Whether or not those contentions are true, the problem in that community was spotlighted by two recent episodes in the fervently Orthodox, or haredi, community. The first involved a fierce debate over public remarks criticizing his community by a haredi rabbi. The second involved the arrest of a haredi rabbi and teacher, who was charged with sexual abuse and endangering the welfare of a minor.
On Thanksgiving, at the annual national convention of Agudath Israel of America, a haredi advocacy organization, Rabbi Matisyahu Salomon, a featured speaker, ignited a controversy with his discussion of the haredi response to clergy sex abuse.
Salomon, a dean of Beth Medrash Govoha in Lakewood, N.J., one of the world's largest yeshivas, said, according to an Agudath Israel spokesman, that haredim are indeed guilty of "sweeping things under the carpet." What he meant was open to interpretation.
Salomon declined comment, but according to the Agudath Israel spokesman, Rabbi Avi Shafran, Salomon meant that rather than ignoring or covering up sexual misconduct, as detractors maintain, haredi officials deal with it discreetly to protect the dignity of the families of perpetrators and victims. The response to Salomon's remarks was swift and often heated, with several Web site and blog contributors arguing that the rabbi's comments should be taken literally -- that is, haredi officials often look the other way when clergy sex abuse takes place in their midst.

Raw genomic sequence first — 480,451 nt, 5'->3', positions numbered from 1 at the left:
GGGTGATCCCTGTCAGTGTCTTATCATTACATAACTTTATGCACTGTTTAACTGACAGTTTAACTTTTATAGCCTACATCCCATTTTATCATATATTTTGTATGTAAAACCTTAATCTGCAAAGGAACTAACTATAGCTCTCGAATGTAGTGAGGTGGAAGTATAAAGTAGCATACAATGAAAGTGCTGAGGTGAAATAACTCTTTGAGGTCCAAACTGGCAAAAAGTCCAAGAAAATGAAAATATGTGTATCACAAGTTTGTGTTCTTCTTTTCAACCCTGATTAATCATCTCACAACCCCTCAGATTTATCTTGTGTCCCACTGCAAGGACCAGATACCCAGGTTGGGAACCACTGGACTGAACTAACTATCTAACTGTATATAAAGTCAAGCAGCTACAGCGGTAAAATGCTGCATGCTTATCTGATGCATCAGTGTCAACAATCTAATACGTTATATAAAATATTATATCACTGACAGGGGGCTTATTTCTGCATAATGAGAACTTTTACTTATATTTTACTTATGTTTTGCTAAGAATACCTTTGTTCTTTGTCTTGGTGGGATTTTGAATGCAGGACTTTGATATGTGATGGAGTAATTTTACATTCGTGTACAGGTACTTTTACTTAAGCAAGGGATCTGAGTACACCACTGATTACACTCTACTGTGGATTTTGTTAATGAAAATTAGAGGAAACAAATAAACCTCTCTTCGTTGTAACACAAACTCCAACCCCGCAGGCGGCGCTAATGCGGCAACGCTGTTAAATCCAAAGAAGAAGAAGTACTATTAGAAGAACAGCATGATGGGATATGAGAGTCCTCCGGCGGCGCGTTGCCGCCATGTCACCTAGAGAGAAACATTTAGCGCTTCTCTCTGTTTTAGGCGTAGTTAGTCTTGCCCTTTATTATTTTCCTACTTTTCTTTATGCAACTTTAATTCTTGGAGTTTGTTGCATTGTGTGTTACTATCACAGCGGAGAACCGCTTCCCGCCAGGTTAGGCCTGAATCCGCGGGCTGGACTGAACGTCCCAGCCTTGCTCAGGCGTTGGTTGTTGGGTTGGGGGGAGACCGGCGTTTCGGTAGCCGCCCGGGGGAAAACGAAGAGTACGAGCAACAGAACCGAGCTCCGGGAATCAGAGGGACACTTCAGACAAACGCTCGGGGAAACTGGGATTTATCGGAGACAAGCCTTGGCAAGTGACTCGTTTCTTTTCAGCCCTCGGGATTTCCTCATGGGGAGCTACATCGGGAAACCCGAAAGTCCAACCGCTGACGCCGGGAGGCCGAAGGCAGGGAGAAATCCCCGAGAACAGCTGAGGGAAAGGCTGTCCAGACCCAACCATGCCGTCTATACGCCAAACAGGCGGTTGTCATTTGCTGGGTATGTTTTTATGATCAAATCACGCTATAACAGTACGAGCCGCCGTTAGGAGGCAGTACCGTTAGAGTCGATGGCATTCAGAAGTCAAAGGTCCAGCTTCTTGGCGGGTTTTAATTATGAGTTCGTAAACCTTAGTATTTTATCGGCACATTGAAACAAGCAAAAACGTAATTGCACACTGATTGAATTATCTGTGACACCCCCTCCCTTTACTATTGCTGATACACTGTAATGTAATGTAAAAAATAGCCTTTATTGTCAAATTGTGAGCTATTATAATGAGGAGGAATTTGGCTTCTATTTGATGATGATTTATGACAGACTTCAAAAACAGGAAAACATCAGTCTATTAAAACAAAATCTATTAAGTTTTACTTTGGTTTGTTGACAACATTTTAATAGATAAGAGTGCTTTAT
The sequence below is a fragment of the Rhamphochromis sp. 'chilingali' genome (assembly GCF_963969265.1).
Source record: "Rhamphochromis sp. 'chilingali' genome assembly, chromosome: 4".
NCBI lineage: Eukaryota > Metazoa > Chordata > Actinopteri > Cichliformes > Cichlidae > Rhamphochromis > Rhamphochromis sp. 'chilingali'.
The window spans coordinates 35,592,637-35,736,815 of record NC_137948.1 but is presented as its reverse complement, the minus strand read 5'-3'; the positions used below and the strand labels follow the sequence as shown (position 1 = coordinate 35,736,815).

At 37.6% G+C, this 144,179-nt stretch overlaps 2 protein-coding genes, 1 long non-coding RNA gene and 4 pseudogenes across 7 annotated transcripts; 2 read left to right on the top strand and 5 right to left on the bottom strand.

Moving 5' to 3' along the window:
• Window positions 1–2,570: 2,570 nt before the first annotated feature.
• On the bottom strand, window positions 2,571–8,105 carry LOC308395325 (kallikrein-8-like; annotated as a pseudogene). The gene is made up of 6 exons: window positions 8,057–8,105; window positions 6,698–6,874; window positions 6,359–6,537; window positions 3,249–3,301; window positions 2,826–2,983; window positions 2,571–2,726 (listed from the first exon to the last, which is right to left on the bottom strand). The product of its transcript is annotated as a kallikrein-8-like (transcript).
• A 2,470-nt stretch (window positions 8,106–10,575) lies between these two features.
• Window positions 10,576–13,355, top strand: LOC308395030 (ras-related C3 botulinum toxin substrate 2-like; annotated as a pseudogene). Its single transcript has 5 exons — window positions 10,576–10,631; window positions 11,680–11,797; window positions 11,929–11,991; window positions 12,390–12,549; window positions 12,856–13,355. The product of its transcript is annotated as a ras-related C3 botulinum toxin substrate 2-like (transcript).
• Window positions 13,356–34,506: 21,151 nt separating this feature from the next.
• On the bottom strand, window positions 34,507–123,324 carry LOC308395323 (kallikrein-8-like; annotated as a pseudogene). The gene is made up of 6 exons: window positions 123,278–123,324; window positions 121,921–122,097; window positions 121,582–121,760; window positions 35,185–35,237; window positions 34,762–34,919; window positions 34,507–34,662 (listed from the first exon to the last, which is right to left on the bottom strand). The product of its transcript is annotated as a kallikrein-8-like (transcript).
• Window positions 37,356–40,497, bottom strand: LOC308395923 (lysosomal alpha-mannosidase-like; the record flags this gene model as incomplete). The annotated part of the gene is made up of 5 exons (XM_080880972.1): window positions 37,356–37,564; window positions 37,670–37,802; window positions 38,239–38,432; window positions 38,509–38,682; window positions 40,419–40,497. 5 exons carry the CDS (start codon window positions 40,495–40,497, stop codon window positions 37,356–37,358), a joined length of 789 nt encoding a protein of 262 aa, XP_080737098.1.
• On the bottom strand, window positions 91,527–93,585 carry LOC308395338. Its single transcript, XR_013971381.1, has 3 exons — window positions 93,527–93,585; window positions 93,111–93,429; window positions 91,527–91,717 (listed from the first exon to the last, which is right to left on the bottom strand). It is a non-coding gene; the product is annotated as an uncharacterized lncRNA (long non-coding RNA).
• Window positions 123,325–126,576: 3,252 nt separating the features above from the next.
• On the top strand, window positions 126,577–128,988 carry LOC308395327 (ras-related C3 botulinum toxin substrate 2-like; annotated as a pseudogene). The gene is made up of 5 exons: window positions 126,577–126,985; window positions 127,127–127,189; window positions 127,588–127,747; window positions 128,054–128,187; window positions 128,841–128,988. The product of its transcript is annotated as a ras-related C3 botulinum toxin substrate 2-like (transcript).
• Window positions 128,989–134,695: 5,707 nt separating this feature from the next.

Shafran, who accused the online detractors of making glib and sweeping generalizations without corroborating evidence, termed the comments "abhorrent."
Other communities were criticized as well on one Web site.
"Denial, secrecy and sweeping under the carpet are not unique to charedi, Orthodox or Jewish institutions," wrote Nachum Klafter, a self-described "frum psychiatrist," in a Nov. 26 posting on the Web site, haloscan.com. "They are typical reactions of well-intentioned, scandalized human beings to the horrible shock of childhood sexual abuse."